Stocks Return To Records On Wall Street Following Fed Speech

FILE - In this March 23, 2021 file photo, pedestrians walk past the New York Stock Exchange in New York's Financial District. Stocks are opening higher on Wall Street Friday, Aug. 27, as traders wait to hear what Federal Reserve Chair Jerome Powell says in a speech at the Fed’s annual conference. (AP Photo/Mary Altaffer, File)

NEW YORK — Stocks are returning to records on Wall Street Friday after the head of the Federal Reserve said it’s still likely a ways away from raising interest rates, even if it does begin dialing back its support for the economy later this year.

The S&P 500 was 0.7% higher at 4,502 in midday trading and back above its all-time high of 4,496.19 set on Wednesday. The Dow Jones Industrial Average was up 222 points, or 0.6%, at 35,435, as of 11:23 a.m. Eastern time, while the Nasdaq composite was 1% higher.

Stocks have set record after record this year thanks in large part to the Federal Reserve’s massive efforts to prop up the economy and financial markets. But the market’s moves have become more tentative as the beginning of the end of the Fed’s assistance comes into sight, now that the unemployment rate has dropped and inflation has picked up.

In a speech that investors have had circled for weeks, Fed Chair Jerome Powell said that the economy has already met one big milestone the central bank had set to slow the $120 billion in bond purchases it’s making each month to boost the economy. That could mean a paring back of purchases by the end of the year.

But Powell also cited past mistakes where policy makers made premature moves in the face of seemingly high inflation, and he said that the tests are “substantially more stringent” before the Fed will raise short-term interest rates off their record low.

“We have much ground to cover to reach maximum employment,” which is one of those tests, Powell said.

Stocks climbed through Powell’s speech, as low interest rates can act like steroids for the market. Stocks of companies whose profits are most closely tied to the economy were making the biggest gains. Smaller companies were also making the biggest gains, which often happens when investors feel more optimistic about lower rates and a stronger economy.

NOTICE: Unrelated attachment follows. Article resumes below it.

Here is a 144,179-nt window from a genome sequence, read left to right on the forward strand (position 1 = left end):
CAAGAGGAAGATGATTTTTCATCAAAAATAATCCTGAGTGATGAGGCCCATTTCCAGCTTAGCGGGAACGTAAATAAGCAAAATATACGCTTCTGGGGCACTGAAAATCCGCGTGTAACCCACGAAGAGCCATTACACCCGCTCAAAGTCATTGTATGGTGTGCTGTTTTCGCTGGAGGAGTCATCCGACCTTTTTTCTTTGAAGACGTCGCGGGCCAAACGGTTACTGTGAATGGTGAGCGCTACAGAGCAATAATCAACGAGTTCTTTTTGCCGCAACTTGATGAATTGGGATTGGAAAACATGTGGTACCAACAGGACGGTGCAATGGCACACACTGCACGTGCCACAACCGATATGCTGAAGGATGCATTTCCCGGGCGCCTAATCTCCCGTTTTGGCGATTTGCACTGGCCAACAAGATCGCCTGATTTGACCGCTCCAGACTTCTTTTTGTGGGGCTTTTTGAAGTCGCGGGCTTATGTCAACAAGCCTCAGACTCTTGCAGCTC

Treasury yields were lower, but only after some sharp swings. Yields fell when Powell cited past instances where policy makers prematurely raised interest rates on worries about short-term bursts in inflation, saying “such a mistake could be particularly harmful” now.

That could have been seen as an indication the Fed may keep the course on its support for the economy. But yields later recovered some of their drops after Powell said “substantial further progress” has been made on its inflation goals, one of the two milestones needed for the Fed to slow its bond purchases. The other, which focuses on employment, has shown progress, but Powell did not say it had been fulfilled.

The yield on the 10-year Treasury was at 1.31% after dropping from 1.35% shortly before Powell’s speech began. It’s down from 1.34% late Thursday.

Of course, Powell also said that the delta variant of the coronavirus is complicating things, though he still expects improvements to continue.

The faster-spreading delta variant has raised worries among shoppers, pushed vaccinated people to wear masks indoors once again and slowed some economic activity. A report on Friday showed that consumer spending in the country rose 0.3% in July from June, a sharp slowdown from the prior month’s 1.1% jump, for example. That’s a big deal when consumer spending is the driving force of the U.S. economy, and its growth slowed even though income growth for Americans accelerated to 1.1% last month.

The report also showed that a gauge of year-over-year inflation preferred by the Fed held steady at a high 3.6% in July, slightly higher than economists’ expectations.

The delta variant has even affected the Fed directly. Friday’s symposium was supposed to be held in person, before the Fed abruptly said last week that it would be an online-only event.

Producers of commodities were making big jumps as lower yields and a weakening dollar pushed up prices for oil, gold and other raw materials.

Occidental Petroleum gained 6.5% and miner Freeport-McMoRan rose 5.3%, for example.

Gap rose 2.6% after the retailer reported stronger sales and profit for the latest quarter than Wall Street expected. It benefited from strength in its Old Navy and other brands, and it’s part of an overwhelming crush of companies whose profits beat analysts’ already high expectations.

On the losing end was HP, which fell 2.8%. It reported stronger profit for the latest quarter than analysts expected, but its revenue fell short of forecasts.

Peloton Interactive tumbled 8.2% after the company reported a loss for its latest quarter, cut the price of its most popular product and disclosed that it’s been subpoenaed by the Justice Department and the Department of Homeland Security for documents related to its reporting of injuries associated with its exercise equipment.

Stock markets overseas were mixed. In Europe, Germany’s DAX, rose 0.3%, and France’s CAC 40 was up 0.2%. London’s FTSE 100 were 0.4% higher. In Asia, Japan’s Nikkei 225 fell 0.4%, South Korea’s Kospi gained 0.2% and Hong Kong’s Hang Seng was virtually unchanged.

By STAN CHOE -  Aug 27. 2021 - 11:33 AM ET



AP Writer Annabelle Liang contributed.


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